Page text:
In January 2011, I joined the Planned Giving committee at Liberty Lutheran. I have had family connections to Liberty for even longer, as my grandmother-in-law lived at Artman for a long time, and my Aunt has served on several board committees.
Having grown up in the Wissahickon School District, I was aware of the impact that Artman and Liberty’s other work had on the community. The respect and honor with which the community held Liberty always impressed me. My desire to be involved with an organization that impacts the community while progressively addressing its needs, like helping to responsibly manage the aging of the U.S. population, is what led me to Liberty.
What I found here is that Liberty is a family. I can see that by the devotion of Liberty’s employees, residents, management, volunteers, and board members. The people I have met during my time here are second to none – good, ethical, community-minded folks who, with a touch of humility, are focused on asking the difficult questions, getting things done, and improving lives.
Once involved with Liberty, it’s difficult to leave, because the issues are too important and the mission too pressing. From a board perspective, I love that Liberty constantly strives to be world-class. The management at Liberty is extremely impressive. Many for-profit companies aren’t run nearly as well as Liberty Lutheran.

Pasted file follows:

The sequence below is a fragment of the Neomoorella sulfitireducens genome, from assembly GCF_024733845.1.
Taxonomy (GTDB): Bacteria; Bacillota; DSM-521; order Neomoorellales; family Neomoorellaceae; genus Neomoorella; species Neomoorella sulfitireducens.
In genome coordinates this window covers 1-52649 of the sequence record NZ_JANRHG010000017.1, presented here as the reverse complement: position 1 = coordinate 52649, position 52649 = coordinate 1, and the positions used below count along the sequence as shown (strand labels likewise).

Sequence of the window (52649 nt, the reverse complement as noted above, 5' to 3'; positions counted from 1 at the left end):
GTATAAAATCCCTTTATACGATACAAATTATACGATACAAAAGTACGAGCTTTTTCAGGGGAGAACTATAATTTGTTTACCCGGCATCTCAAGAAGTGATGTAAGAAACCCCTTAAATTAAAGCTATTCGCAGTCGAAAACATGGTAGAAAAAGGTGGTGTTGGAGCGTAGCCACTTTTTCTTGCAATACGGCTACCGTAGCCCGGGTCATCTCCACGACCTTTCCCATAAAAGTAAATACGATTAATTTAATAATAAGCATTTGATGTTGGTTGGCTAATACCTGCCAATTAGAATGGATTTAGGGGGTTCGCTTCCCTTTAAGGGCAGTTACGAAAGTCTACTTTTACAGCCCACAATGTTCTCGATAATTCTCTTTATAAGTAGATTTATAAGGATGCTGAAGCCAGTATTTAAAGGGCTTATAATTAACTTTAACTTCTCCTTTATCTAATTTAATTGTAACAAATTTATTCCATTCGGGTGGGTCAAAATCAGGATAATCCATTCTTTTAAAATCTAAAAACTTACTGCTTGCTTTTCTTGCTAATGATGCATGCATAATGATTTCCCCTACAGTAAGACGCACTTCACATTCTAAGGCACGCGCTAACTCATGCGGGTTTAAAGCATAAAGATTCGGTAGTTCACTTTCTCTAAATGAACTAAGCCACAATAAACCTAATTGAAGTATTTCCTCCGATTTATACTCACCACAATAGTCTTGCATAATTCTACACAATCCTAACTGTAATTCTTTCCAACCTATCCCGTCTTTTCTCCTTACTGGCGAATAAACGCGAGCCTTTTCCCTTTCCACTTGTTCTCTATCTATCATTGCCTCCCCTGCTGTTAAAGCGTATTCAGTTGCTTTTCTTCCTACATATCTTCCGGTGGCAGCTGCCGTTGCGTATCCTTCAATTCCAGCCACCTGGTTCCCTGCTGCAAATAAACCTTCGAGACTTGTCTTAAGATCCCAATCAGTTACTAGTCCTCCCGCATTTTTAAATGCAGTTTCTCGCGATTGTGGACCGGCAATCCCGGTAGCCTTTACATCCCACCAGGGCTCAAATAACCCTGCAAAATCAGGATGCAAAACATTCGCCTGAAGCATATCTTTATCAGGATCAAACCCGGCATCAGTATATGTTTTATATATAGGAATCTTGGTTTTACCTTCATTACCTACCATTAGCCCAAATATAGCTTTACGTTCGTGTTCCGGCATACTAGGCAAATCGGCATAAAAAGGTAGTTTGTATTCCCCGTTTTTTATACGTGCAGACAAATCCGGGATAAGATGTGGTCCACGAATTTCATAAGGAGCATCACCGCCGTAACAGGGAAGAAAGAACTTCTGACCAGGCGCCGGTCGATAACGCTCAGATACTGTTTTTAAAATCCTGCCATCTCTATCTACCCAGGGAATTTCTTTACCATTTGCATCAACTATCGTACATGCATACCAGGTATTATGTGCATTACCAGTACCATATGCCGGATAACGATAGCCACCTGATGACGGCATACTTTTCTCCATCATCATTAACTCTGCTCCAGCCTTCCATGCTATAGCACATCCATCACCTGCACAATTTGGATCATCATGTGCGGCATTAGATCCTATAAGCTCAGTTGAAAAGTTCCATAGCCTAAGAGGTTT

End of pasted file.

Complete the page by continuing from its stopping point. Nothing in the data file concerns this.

Becoming a donor to Liberty was an easy decision. I believe in giving to organizations where I understand how the money is being spent, and that it’s being spent in productive ways. I do not know of any other organization to which my wife Stephanie and I have contributed where I can see a more direct impact of our gift. Liberty has also made a concerted effort to encourage donations of stock, which benefits both the donor and the organization. I was happy to use this form of planning as a vehicle for our donations – the Liberty team made it exceedingly easy to do so.
Last year, I had the opportunity to give in a different way by working in Eastwick in disaster response. That experience made a huge impression. I help to fight natural disasters for my day job in the renewable energy industry, so it is troubling, especially in the face of climate change, that there are increasingly so many on a year-to-year basis. Shortly after one happens, the news media and people in general forget about its impact on the lives of those affected. These disasters take YEARS to clean up. Without the help of volunteers, the situation would be worse. I was happy to contribute in a small way to help expedite a family’s recovery from Hurricane Isaias.